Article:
Cooking (ok, fine, eating) gives me a sense of stability, so I tend to do it more when I travel. I also find myself wanting to sample all the new snacks I come across, much of which are far from diet food. Examples in Kenya: bhajias (battered, fried potatoes w/ cilantro and tumeric), battered and fried sausages, fried samosas, fried tilapia (head still on!), fried chicken (head removed – thankfully), mandazi (fried dough… theme?). Also the local pizza chain makes a killer Hawaiian.

glorious mandazi, made with rice flour. just right.

Gaining a few extra pounds is no big deal, it’s what’s on the inside that counts, right? Normally, yes. However. I’m going home to Canada for Christmas, and it is entirely possible that none of my jeans will fit. Somehow I don’t think my forgiving Kenya wardrobe — skirts, dresses, wraps — will be so useful in a Canadian winter.

Therefore I am making a few last-ditch tweaks: less wine/fat/carbs, more water/vegetables/lean vegetarian protein. Strangely, what’s keeping me going with the health-craze is perusing recipes for disgustingly rich holiday treats… the kind that only North Americans can dream up. (Such as my personal favourite LeBreton Flats, made entirely out of Breton crackers, melted chocolate, butter and brown sugar. I also came across a recipe today that involved baking mini chocolate bars into globs of cookie batter and then covering them with frosting. YES.)

So, in the meantime…

Spiced Lentil Rice

This makes enough for a decently-sized dinner for two, if you add some other dish (stir-fry, curry, big salad?). Or just scale it up. In my sad little case, it made dinner for one + leftovers. Awwwwwwwwwwwwwsadface.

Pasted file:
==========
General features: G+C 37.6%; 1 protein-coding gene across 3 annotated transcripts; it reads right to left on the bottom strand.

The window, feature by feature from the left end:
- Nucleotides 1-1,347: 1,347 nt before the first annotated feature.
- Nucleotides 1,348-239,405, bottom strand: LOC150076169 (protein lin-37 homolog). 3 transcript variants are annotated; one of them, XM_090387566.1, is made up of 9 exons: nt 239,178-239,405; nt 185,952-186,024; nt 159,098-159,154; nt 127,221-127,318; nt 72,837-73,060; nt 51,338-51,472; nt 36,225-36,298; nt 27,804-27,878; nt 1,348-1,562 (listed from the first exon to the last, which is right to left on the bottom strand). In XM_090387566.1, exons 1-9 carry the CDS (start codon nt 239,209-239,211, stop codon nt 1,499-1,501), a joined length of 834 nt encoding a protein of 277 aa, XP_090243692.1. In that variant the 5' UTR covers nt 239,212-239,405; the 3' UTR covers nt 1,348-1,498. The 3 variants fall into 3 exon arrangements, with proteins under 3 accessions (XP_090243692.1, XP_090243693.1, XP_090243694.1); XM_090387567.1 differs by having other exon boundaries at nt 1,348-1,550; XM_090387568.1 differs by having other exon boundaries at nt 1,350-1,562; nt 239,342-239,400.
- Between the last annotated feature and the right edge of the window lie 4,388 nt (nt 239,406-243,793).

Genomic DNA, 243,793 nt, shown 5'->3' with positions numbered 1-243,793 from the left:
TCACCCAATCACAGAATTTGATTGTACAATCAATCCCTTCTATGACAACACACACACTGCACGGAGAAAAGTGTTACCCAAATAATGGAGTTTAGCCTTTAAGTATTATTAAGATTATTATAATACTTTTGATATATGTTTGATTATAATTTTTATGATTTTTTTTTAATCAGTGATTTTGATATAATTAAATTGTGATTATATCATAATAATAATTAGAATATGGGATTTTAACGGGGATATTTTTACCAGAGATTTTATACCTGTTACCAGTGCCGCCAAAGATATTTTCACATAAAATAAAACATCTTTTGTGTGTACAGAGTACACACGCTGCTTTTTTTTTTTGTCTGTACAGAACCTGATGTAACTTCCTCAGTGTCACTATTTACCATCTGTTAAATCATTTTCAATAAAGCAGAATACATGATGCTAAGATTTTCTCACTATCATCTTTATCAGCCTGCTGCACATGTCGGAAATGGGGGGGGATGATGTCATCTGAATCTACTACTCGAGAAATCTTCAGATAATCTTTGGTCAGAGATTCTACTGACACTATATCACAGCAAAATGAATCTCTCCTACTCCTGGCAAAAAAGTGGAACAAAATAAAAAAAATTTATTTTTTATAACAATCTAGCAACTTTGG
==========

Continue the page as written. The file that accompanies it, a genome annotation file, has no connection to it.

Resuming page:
Add to a medium saucepan, over medium heat:

  • a splash of olive oil
  • 1/2 c lentils (I used green)

Saute the lentils for a minute or two, then add:

  • 1 + 1/2 c water

hello my pretties

Simmer for 10-15 minutes, until lentils are beginning to soften. While the lentils simmer, dice:

  • one medium red onion
  • 3-4 green onions
  • half a head of garlic

Heat in a skillet over medium heat:

  • a blurb of olive oil (so precise)

Then add your onions and garlic. Saute until soft, then add:

  • 1-2 tbsp garam masala (or a cumin-ish curry-like spice mix sort of thingy… yeah)
  • chilli powder, salt, and pepper to taste

Once the spices seem to be getting a little toasty (you may need to add more oil to prevent sticking/burning), add:

  • 1/2 c raw brown rice

Toast the rice for a minute or two, then add the whole mixture to the lentils. Be sure to scrape in all the good stuff that stuck to the pan. Add water to cover. (A little too much is better than not enough, you can always boil it off.) Then add:

  • 1 medium tomato, chopped

Simmer for about 30-45 minutes, or until the rice is cooked. When you think it’s close to being done, add:

  • a whole ton of fresh cilantro, chopped… or less, if you’re not obsessed with it like I am. (It’s 12 cents per bunch here! I can’t stop! Someone get me help.)
  • optional: more spices/seasonings, to taste
  • optional: I made mine too spicy so I added 1 tsp raw cane sugar to counteract the mouthfire. Tomato paste would also do the trick.

If everything’s cooked and soft but it seems a little soupy, either boil off the excess water or just remove from heat and let it stand for 10 minutes. I had it with kale burgers (recipe tomorrow maybe, still tweaking) and salad… but I’ve also eaten it on its own, with just tamari (and an episode of The Wire).

all of my photos came out blurry. whatever this isn't Pioneer Woman, deal with it.